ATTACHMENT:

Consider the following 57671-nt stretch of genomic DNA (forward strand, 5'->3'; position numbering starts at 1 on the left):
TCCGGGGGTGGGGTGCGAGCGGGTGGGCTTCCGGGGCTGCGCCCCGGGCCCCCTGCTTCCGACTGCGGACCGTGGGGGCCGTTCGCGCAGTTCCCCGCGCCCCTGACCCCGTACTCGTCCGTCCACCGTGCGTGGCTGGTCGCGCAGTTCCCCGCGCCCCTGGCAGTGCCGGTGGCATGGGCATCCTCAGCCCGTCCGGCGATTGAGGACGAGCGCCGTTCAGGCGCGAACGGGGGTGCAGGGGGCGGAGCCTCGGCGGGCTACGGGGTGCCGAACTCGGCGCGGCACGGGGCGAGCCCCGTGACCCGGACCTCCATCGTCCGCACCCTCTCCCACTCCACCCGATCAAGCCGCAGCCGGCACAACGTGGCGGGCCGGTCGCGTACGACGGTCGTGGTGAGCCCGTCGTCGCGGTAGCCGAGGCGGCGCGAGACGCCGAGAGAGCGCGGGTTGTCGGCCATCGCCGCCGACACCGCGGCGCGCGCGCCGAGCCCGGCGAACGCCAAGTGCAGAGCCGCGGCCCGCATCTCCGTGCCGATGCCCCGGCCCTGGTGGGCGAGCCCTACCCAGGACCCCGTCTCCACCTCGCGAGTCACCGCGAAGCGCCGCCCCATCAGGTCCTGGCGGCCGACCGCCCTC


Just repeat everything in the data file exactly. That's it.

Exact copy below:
Consider the following 57671-nt stretch of genomic DNA (forward strand, 5'->3'; position numbering starts at 1 on the left):
TCCGGGGGTGGGGTGCGAGCGGGTGGGCTTCCGGGGCTGCGCCCCGGGCCCCCTGCTTCCGACTGCGGACCGTGGGGGCCGTTCGCGCAGTTCCCCGCGCCCCTGACCCCGTACTCGTCCGTCCACCGTGCGTGGCTGGTCGCGCAGTTCCCCGCGCCCCTGGCAGTGCCGGTGGCATGGGCATCCTCAGCCCGTCCGGCGATTGAGGACGAGCGCCGTTCAGGCGCGAACGGGGGTGCAGGGGGCGGAGCCTCGGCGGGCTACGGGGTGCCGAACTCGGCGCGGCACGGGGCGAGCCCCGTGACCCGGACCTCCATCGTCCGCACCCTCTCCCACTCCACCCGATCAAGCCGCAGCCGGCACAACGTGGCGGGCCGGTCGCGTACGACGGTCGTGGTGAGCCCGTCGTCGCGGTAGCCGAGGCGGCGCGAGACGCCGAGAGAGCGCGGGTTGTCGGCCATCGCCGCCGACACCGCGGCGCGCGCGCCGAGCCCGGCGAACGCCAAGTGCAGAGCCGCGGCCCGCATCTCCGTGCCGATGCCCCGGCCCTGGTGGGCGAGCCCTACCCAGGACCCCGTCTCCACCTCGCGAGTCACCGCGAAGCGCCGCCCCATCAGGTCCTGGCGGCCGACCGCCCTC